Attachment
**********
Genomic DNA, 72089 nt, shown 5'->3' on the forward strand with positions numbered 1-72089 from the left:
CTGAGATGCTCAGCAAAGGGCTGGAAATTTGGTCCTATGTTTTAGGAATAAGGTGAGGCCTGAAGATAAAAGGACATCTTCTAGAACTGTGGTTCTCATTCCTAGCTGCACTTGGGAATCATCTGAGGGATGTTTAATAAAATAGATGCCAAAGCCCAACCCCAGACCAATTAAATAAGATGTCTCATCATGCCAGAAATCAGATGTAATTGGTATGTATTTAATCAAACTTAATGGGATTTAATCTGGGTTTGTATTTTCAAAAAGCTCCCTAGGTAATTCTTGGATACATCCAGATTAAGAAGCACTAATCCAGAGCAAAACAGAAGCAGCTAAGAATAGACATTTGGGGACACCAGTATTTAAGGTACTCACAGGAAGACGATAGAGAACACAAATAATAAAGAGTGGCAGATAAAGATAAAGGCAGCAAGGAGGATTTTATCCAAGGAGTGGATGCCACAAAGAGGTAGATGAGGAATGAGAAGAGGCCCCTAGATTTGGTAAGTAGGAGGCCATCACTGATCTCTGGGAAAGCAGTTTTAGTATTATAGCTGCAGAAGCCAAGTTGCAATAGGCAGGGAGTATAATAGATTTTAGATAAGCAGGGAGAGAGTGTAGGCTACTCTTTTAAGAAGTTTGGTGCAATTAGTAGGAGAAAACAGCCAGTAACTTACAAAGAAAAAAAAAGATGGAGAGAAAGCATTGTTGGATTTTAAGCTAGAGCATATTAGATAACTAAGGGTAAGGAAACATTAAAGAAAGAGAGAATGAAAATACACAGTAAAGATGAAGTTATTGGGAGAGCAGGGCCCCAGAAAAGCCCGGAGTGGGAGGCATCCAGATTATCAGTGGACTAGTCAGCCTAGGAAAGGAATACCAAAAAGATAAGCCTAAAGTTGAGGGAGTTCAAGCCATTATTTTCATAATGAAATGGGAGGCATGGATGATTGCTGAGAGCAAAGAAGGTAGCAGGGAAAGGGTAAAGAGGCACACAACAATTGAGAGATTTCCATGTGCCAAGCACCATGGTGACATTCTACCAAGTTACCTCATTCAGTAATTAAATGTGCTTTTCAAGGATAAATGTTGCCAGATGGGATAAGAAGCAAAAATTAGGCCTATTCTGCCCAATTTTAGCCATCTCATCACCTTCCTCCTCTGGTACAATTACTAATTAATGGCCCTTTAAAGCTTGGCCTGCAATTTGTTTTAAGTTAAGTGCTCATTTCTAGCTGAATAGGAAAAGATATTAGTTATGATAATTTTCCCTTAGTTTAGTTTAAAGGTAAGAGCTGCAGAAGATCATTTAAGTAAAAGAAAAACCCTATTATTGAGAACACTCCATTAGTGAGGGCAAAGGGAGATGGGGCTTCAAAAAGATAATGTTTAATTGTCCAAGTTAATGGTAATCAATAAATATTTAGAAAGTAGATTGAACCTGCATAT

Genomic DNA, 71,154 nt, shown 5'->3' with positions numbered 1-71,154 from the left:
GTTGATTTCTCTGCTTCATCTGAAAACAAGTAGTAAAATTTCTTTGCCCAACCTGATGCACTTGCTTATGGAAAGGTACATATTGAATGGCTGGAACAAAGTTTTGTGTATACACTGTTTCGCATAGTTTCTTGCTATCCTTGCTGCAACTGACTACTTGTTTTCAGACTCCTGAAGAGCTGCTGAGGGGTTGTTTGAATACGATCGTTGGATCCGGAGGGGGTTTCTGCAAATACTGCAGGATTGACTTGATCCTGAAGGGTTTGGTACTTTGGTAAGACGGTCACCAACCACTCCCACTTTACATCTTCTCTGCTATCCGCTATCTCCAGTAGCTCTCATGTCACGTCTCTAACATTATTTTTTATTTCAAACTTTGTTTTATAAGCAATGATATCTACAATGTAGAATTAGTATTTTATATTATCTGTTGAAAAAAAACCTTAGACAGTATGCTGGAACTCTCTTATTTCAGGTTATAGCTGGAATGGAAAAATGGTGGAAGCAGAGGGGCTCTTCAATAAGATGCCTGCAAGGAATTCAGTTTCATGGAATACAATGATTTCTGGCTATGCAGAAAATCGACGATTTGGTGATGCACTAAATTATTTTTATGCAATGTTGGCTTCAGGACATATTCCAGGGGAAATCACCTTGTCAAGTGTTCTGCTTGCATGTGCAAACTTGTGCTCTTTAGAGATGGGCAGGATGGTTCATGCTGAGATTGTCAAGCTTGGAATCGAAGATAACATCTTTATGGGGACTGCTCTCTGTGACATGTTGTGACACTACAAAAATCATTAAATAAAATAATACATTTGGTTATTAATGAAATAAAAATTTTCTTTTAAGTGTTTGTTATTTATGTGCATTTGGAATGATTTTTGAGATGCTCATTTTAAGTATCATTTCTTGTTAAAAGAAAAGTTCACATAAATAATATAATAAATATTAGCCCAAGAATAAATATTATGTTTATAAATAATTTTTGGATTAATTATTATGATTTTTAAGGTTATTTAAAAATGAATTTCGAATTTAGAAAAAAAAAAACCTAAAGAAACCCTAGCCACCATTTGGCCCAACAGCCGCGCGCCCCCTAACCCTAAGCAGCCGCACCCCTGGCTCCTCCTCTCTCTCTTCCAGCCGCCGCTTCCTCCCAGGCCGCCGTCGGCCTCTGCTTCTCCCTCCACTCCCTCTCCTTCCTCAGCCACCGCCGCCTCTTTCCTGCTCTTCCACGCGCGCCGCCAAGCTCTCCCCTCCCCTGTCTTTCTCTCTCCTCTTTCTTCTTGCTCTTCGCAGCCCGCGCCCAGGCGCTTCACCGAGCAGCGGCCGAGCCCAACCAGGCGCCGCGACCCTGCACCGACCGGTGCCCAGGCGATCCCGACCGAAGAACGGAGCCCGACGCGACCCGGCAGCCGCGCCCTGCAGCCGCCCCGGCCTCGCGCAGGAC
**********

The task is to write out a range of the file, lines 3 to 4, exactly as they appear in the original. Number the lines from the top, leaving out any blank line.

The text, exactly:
Genomic DNA, 71,154 nt, shown 5'->3' with positions numbered 1-71,154 from the left:
GTTGATTTCTCTGCTTCATCTGAAAACAAGTAGTAAAATTTCTTTGCCCAACCTGATGCACTTGCTTATGGAAAGGTACATATTGAATGGCTGGAACAAAGTTTTGTGTATACACTGTTTCGCATAGTTTCTTGCTATCCTTGCTGCAACTGACTACTTGTTTTCAGACTCCTGAAGAGCTGCTGAGGGGTTGTTTGAATACGATCGTTGGATCCGGAGGGGGTTTCTGCAAATACTGCAGGATTGACTTGATCCTGAAGGGTTTGGTACTTTGGTAAGACGGTCACCAACCACTCCCACTTTACATCTTCTCTGCTATCCGCTATCTCCAGTAGCTCTCATGTCACGTCTCTAACATTATTTTTTATTTCAAACTTTGTTTTATAAGCAATGATATCTACAATGTAGAATTAGTATTTTATATTATCTGTTGAAAAAAAACCTTAGACAGTATGCTGGAACTCTCTTATTTCAGGTTATAGCTGGAATGGAAAAATGGTGGAAGCAGAGGGGCTCTTCAATAAGATGCCTGCAAGGAATTCAGTTTCATGGAATACAATGATTTCTGGCTATGCAGAAAATCGACGATTTGGTGATGCACTAAATTATTTTTATGCAATGTTGGCTTCAGGACATATTCCAGGGGAAATCACCTTGTCAAGTGTTCTGCTTGCATGTGCAAACTTGTGCTCTTTAGAGATGGGCAGGATGGTTCATGCTGAGATTGTCAAGCTTGGAATCGAAGATAACATCTTTATGGGGACTGCTCTCTGTGACATGTTGTGACACTACAAAAATCATTAAATAAAATAATACATTTGGTTATTAATGAAATAAAAATTTTCTTTTAAGTGTTTGTTATTTATGTGCATTTGGAATGATTTTTGAGATGCTCATTTTAAGTATCATTTCTTGTTAAAAGAAAAGTTCACATAAATAATATAATAAATATTAGCCCAAGAATAAATATTATGTTTATAAATAATTTTTGGATTAATTATTATGATTTTTAAGGTTATTTAAAAATGAATTTCGAATTTAGAAAAAAAAAAACCTAAAGAAACCCTAGCCACCATTTGGCCCAACAGCCGCGCGCCCCCTAACCCTAAGCAGCCGCACCCCTGGCTCCTCCTCTCTCTCTTCCAGCCGCCGCTTCCTCCCAGGCCGCCGTCGGCCTCTGCTTCTCCCTCCACTCCCTCTCCTTCCTCAGCCACCGCCGCCTCTTTCCTGCTCTTCCACGCGCGCCGCCAAGCTCTCCCCTCCCCTGTCTTTCTCTCTCCTCTTTCTTCTTGCTCTTCGCAGCCCGCGCCCAGGCGCTTCACCGAGCAGCGGCCGAGCCCAACCAGGCGCCGCGACCCTGCACCGACCGGTGCCCAGGCGATCCCGACCGAAGAACGGAGCCCGACGCGACCCGGCAGCCGCGCCCTGCAGCCGCCCCGGCCTCGCGCAGGAC